Right Outside Your Window

Winter scene through a window
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January is often the coldest and snowiest month of the year here in the Midwest. And sometimes it really is too cold to go out in the elements. Yes, I know last month I encouraged you to get outside but that was December and this is January and it’s a whole new kind of cold. So how do you keep your nature journaling going during this long frigid month? It’s easy when you remember four simple words…”Look out the window.”

You don’t have to be out in the cold to sketch the winter outside. In the past, I have sketched winter from my unheated, parked car. Or out in the elements wearing thick-soled boots, wool socks, long underwear, and a down coat, gripping my journal and pencil (pen ink can freeze in the cold) with fingerless gloves. Then, I realized this wasn’t fun.

In January, I draw winter from inside, looking out. This month is a great time to find a warm place with a great view. Think hot cocoa (or coffee) by your side, journal on your lap, curled up in a chair, kind of place. But really, any window will work.

Does your window face east? If so, try getting up a bit earlier to watch and record the sunrise. The colors in winter are beautiful and each second brings changes. Looking west? Sunsets are equally spectacular in winter.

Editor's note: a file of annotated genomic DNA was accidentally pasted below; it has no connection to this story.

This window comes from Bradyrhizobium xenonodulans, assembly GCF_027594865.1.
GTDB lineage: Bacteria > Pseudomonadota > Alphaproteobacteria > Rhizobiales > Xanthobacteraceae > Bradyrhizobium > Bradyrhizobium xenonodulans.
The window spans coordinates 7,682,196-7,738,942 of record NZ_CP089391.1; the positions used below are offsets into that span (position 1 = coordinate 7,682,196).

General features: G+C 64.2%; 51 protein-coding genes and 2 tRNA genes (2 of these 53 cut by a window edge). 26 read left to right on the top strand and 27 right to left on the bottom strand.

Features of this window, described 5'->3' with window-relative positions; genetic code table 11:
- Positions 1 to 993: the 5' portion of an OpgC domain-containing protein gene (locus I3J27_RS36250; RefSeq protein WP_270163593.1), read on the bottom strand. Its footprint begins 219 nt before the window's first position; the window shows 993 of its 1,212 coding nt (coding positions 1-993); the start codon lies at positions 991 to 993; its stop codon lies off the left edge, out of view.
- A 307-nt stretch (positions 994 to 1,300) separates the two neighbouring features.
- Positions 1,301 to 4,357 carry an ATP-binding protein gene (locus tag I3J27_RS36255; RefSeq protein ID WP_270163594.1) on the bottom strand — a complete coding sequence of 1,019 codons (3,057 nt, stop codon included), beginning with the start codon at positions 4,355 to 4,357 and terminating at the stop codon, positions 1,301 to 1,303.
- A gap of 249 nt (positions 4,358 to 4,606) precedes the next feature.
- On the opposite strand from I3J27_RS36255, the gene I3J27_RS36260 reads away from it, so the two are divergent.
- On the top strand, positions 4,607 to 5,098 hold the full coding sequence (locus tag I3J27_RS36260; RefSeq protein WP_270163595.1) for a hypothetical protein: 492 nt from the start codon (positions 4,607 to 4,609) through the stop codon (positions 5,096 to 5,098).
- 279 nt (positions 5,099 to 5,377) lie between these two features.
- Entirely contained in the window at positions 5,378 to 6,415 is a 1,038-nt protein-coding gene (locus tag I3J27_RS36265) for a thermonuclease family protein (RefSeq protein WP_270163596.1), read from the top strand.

Of course, there is a scientific reason for those incredible sunrises and sunsets. Blue light has a short wavelength, so it gets scattered easiest by air molecules. Longer wavelength lights -- reds and oranges -- are not scattered as much by these molecules.

During sunrise and sunset, light from the sun must pass through more of our atmosphere before reaching our eyes, so it comes into contact with a lot of air molecules. Most of the blue light gets scattered away, making the reds and oranges more pronounced. Dust and pollution particles in the air also scatter light and reduce how much makes it to the ground, and thus reduces the intensity of colors at sunrise and sunset. So when the days are hazy the colors of the sunrise or sunset are more muted. (Hazy days of summer, anyone?)

In winter, however, the air is crisp and clean and more colors of the spectrum make it through to our eyes without getting scattered by particles in the air, producing brilliant sunsets and sunrises that can look red, orange, yellow or even pink. Pretty cool, huh?

With all of the beautiful colors just outside your window, it is a great time to add some color to your journal. Experiment with colored pencils and watercolors while attempting to capture the beauty of the moment. Your sketch will not be as vibrant but it is fun to try.

So stay warm this month while still enjoying nature. You need only to “look out the window” to discover the wonder around us.

Quick tip: If using watercolors, paper matters. Different weights and textures of paper will produce different results. (My journal of choice is Canson’s Mixed Media sketchbook.) And limit the amount of water you use. Too much will buckle the page and it will not dry flat.

Quick tip: Watercolor pencils are a quick and easy way to get great color. Just color and then sweep a wet paintbrush over the area to blend the color.